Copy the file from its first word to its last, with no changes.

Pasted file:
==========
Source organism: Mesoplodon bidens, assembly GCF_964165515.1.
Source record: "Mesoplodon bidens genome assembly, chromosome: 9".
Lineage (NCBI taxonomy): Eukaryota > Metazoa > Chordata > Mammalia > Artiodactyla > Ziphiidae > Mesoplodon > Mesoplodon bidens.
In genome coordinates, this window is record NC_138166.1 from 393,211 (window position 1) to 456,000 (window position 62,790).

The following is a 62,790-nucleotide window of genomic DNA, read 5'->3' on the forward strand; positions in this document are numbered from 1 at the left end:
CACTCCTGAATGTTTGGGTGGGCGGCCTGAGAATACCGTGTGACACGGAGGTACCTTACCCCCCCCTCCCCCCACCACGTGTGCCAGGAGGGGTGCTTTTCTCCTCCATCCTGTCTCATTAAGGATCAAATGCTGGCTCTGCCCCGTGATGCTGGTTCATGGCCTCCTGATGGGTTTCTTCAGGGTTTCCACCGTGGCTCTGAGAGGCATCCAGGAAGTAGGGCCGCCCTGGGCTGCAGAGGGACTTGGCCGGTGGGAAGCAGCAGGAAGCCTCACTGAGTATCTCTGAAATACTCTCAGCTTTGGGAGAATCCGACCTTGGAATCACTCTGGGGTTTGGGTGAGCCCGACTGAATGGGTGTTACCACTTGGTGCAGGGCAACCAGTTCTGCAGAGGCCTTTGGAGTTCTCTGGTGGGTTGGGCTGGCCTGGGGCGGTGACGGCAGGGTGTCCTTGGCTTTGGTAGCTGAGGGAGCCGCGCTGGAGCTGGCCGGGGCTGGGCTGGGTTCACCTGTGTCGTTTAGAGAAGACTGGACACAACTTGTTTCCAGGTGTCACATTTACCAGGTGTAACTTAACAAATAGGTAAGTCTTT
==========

Source organism: Mesoplodon bidens, assembly GCF_964165515.1.
Source record: "Mesoplodon bidens genome assembly, chromosome: 9".
Lineage (NCBI taxonomy): Eukaryota > Metazoa > Chordata > Mammalia > Artiodactyla > Ziphiidae > Mesoplodon > Mesoplodon bidens.
In genome coordinates, this window is record NC_138166.1 from 393,211 (window position 1) to 456,000 (window position 62,790).

The following is a 62,790-nucleotide window of genomic DNA, read 5'->3' on the forward strand; positions in this document are numbered from 1 at the left end:
CACTCCTGAATGTTTGGGTGGGCGGCCTGAGAATACCGTGTGACACGGAGGTACCTTACCCCCCCCTCCCCCCACCACGTGTGCCAGGAGGGGTGCTTTTCTCCTCCATCCTGTCTCATTAAGGATCAAATGCTGGCTCTGCCCCGTGATGCTGGTTCATGGCCTCCTGATGGGTTTCTTCAGGGTTTCCACCGTGGCTCTGAGAGGCATCCAGGAAGTAGGGCCGCCCTGGGCTGCAGAGGGACTTGGCCGGTGGGAAGCAGCAGGAAGCCTCACTGAGTATCTCTGAAATACTCTCAGCTTTGGGAGAATCCGACCTTGGAATCACTCTGGGGTTTGGGTGAGCCCGACTGAATGGGTGTTACCACTTGGTGCAGGGCAACCAGTTCTGCAGAGGCCTTTGGAGTTCTCTGGTGGGTTGGGCTGGCCTGGGGCGGTGACGGCAGGGTGTCCTTGGCTTTGGTAGCTGAGGGAGCCGCGCTGGAGCTGGCCGGGGCTGGGCTGGGTTCACCTGTGTCGTTTAGAGAAGACTGGACACAACTTGTTTCCAGGTGTCACATTTACCAGGTGTAACTTAACAAATAGGTAAGTCTTT